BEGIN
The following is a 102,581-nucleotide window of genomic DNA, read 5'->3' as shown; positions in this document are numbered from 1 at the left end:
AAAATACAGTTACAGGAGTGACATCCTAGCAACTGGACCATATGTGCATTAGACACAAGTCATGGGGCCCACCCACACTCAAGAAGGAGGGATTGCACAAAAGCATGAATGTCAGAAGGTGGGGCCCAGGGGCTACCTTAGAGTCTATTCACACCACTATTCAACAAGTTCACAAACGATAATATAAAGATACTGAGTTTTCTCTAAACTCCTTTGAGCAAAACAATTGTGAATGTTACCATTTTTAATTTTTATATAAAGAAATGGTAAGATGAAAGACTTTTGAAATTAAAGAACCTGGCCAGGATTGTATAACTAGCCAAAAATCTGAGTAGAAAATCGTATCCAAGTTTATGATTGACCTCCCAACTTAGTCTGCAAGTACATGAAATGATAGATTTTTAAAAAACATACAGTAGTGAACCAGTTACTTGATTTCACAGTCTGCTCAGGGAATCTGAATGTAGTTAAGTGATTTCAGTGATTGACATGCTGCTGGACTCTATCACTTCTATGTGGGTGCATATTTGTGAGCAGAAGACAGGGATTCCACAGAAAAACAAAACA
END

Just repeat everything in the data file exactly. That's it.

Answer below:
The following is a 102,581-nucleotide window of genomic DNA, read 5'->3' as shown; positions in this document are numbered from 1 at the left end:
AAAATACAGTTACAGGAGTGACATCCTAGCAACTGGACCATATGTGCATTAGACACAAGTCATGGGGCCCACCCACACTCAAGAAGGAGGGATTGCACAAAAGCATGAATGTCAGAAGGTGGGGCCCAGGGGCTACCTTAGAGTCTATTCACACCACTATTCAACAAGTTCACAAACGATAATATAAAGATACTGAGTTTTCTCTAAACTCCTTTGAGCAAAACAATTGTGAATGTTACCATTTTTAATTTTTATATAAAGAAATGGTAAGATGAAAGACTTTTGAAATTAAAGAACCTGGCCAGGATTGTATAACTAGCCAAAAATCTGAGTAGAAAATCGTATCCAAGTTTATGATTGACCTCCCAACTTAGTCTGCAAGTACATGAAATGATAGATTTTTAAAAAACATACAGTAGTGAACCAGTTACTTGATTTCACAGTCTGCTCAGGGAATCTGAATGTAGTTAAGTGATTTCAGTGATTGACATGCTGCTGGACTCTATCACTTCTATGTGGGTGCATATTTGTGAGCAGAAGACAGGGATTCCACAGAAAAACAAAACA